The cinematography echoes this same battle. Set predominantly in chiaroscuro, the film employs the strong contrasts of cavities of darkness punctuated by blinding light as a way of symbolizing Gawain’s interior struggles. Two other additions to the film further reinforce this theme. The first is a painting by St. Hildegard von Bingen, Cosmos, Body and Soul, to represent the passing of the seasons during the year following Gawain’s beheading of the green knight. The inclusion of the painting cannot be accidental. Hildegard was a mystic and healer, and one who held sacred the power of nature; she is someone who submits to the mysteries of this world because she understands that she belongs to an order that transcends her. The second is Gawain’s encounter with St. Winifred. Decapitated by a suitor in the twelfth century because of her desire to become a nun, a spring is said to have appeared where her head fell. In the film, Winifred asks Gawain to retrieve her head from the spring, and he responds by asking for a favor in exchange. Winifred chastises him: “Why would you ask me that? Why would you ever ask me that?” Winifred’s head belongs with the rest of her body—that is reason enough for Gawain to retrieve it.
Gawain’s journey consists of learning to appreciate the mystery, beauty, and treachery of the world around him, and his last unintended stop is the estate of Lord Bertilak. There he encounters temptation in the form of Lady Bertilak, but here again the film focuses less on Gawain’s honor and more on how he approaches the mystery of the world. Having lost the sash his mother gave to him at the beginning of his journey, Lady Bertilak offers it back to him along with herself, and when Gawain takes it, she declares: “You are no knight.” But while this seems only to be a commentary on his sexual purity, it is more than that: just as knights do not sleep with women who are not their wives, so too do they not hide behind witchcraft and spells: both are against the order of nature.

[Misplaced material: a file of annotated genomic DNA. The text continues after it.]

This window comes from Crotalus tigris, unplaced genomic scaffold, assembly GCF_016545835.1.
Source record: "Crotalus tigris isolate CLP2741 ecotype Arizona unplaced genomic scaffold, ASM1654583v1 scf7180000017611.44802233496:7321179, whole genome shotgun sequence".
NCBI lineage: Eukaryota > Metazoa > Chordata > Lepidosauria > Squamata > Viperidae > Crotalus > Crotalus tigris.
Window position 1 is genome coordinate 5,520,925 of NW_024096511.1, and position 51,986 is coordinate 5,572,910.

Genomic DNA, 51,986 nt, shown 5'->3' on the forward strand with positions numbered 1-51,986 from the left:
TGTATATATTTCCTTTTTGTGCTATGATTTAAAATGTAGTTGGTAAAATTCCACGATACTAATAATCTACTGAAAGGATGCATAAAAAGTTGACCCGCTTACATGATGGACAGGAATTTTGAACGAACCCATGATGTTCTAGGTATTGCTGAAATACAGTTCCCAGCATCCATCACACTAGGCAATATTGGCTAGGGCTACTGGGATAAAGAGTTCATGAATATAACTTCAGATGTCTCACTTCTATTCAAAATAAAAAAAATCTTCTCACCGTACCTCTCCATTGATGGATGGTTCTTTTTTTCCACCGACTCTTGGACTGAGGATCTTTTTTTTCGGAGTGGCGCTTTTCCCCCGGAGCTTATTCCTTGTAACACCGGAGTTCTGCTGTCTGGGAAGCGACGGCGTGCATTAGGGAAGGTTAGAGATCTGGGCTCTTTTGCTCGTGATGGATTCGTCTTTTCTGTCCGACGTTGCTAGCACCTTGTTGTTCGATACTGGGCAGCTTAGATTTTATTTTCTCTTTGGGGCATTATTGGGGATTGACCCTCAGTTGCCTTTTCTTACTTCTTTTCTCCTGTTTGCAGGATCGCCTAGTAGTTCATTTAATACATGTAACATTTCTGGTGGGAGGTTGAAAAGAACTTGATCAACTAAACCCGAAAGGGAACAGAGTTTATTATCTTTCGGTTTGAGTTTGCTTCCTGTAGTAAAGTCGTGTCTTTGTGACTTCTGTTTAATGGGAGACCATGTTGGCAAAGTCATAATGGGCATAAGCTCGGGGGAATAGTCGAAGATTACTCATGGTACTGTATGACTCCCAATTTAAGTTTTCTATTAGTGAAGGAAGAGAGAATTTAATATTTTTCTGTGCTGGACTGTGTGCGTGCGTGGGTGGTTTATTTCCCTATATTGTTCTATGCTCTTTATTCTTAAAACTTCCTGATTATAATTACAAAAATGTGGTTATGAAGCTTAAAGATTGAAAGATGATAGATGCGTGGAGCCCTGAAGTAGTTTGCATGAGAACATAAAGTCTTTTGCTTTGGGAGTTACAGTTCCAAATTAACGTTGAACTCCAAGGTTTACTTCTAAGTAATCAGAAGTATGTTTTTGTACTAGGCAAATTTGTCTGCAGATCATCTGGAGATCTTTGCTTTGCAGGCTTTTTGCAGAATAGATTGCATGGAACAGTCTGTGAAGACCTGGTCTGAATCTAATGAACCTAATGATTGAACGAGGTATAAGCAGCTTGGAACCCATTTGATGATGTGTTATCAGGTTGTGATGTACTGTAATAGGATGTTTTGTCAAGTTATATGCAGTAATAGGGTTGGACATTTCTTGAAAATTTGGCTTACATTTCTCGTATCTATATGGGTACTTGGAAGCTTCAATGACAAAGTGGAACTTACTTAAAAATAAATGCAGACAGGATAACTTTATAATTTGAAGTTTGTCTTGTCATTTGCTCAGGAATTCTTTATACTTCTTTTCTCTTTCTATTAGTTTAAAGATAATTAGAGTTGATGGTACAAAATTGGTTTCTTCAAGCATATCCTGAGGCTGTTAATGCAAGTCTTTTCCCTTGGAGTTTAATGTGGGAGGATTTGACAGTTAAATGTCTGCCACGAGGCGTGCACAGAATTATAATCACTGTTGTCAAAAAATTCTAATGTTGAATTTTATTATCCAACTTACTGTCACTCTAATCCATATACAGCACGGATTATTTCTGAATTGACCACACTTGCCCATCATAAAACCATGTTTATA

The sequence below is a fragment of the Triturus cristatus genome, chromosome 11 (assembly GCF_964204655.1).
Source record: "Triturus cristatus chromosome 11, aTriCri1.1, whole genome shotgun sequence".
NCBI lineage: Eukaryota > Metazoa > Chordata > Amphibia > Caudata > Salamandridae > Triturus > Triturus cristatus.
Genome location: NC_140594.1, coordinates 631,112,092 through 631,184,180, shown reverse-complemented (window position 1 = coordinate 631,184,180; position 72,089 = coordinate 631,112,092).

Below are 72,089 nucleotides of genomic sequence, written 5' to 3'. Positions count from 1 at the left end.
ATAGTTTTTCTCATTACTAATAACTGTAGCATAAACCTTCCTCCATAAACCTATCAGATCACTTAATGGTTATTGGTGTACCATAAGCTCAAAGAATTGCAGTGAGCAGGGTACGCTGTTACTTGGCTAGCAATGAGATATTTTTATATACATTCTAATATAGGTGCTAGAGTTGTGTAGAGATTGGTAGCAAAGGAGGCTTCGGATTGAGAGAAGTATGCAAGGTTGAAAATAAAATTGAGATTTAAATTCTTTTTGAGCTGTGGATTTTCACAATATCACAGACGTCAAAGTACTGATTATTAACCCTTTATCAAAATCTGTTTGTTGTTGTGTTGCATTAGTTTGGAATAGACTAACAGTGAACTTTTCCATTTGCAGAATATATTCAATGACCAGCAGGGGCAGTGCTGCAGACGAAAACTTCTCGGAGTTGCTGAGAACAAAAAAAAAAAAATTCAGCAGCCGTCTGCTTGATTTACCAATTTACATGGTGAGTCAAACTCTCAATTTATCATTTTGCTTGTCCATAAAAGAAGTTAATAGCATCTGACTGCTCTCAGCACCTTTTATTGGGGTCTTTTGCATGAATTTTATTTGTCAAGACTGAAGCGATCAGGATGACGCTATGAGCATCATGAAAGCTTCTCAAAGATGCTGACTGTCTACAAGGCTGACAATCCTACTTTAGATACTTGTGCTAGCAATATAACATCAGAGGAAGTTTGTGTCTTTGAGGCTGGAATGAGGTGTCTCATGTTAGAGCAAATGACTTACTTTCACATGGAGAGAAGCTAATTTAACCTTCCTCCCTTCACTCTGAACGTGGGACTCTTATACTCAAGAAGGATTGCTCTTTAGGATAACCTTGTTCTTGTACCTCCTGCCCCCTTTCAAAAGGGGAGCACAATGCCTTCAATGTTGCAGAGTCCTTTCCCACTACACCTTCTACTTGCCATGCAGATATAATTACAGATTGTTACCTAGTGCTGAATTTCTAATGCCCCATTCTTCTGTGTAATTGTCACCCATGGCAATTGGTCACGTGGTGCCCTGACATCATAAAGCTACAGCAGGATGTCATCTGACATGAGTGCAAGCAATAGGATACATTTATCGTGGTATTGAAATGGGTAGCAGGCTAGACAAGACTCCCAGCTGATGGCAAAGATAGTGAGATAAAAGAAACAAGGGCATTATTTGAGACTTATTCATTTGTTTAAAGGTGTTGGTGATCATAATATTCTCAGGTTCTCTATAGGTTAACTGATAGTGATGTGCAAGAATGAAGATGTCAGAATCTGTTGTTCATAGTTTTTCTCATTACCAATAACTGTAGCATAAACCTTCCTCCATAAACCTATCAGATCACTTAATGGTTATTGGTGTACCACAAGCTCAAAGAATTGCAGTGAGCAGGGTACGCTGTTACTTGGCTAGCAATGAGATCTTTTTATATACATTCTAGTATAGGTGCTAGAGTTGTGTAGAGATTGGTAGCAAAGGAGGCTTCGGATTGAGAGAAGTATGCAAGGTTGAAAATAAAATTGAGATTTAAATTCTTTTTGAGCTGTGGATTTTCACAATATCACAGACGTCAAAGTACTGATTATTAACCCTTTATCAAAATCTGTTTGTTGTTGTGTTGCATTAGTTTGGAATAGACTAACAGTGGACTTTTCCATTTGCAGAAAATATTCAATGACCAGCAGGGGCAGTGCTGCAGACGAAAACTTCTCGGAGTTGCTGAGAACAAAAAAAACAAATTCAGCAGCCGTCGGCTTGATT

The conflict seeded throughout the film reaches its apex when Gawain flees the Bertilak estate and finally arrives at the green chapel. There he finds the green knight at rest in the overgrowth of the abandoned chapel: he appears here not as a pagan god, but almost a part of the nature that has overtaken the structure. On Christmas Day, the knight awakens and asks Gawain if he is ready to finish the challenge. With the bewitched sash around his waist, Gawain says yes, but as the knight raises his axe to deliver the blow he runs away. The sash has somehow done its job: no harm has come to Gawain—but at what cost? Gawain returns to Camelot, is knighted, and ascends the throne with his mother at his side. But his reign is fraught with misfortune and destruction. He is not an honorable and brave king, just as he was never an honorable and brave man, and at the end of his life, Gawain removes the sash and dies by decapitation, finally receiving the blow he would have had, had he submitted honorably to the green knight.
And then we realize this was all a vision. Gawain does indeed flinch as the knight raises his axe, but only to ask the giant to wait while he removes the sash with all that it symbolizes. Gawain sets aside every attempt to control nature and use it for one’s own power and ends. Upon removing the sash, Gawain says quietly to himself, “There. Now I’m ready. I’m ready now.” But the green knight embraces Gawain, saying “Well done, my brave knight.” The battle for Gawain’s soul, fought by and for himself, has been won: he will submit to the order and mystery of the cosmos represented by the green knight, rather than try to control it. And for this, he is finally given the titles he most desires: “brave” and “knight.”
The Green Knight deviates from its fourteenth century source in some significant ways, but such that it highlights beautifully a perhaps subtler thesis of the original text: Gawain’s selfhood—as with all of ours—is not simply forged by the individual in a vacuum, but rather consists in how one responds to the order one inhabits. The attempt to control will always result in disaster because the world transcends our grasp, but if we surrender to the mystery by which we live, we may live well, even if it results in losing our head.
Rachel M. Coleman is an Assistant Professor of Theology at Assumption University in Worcester, MA.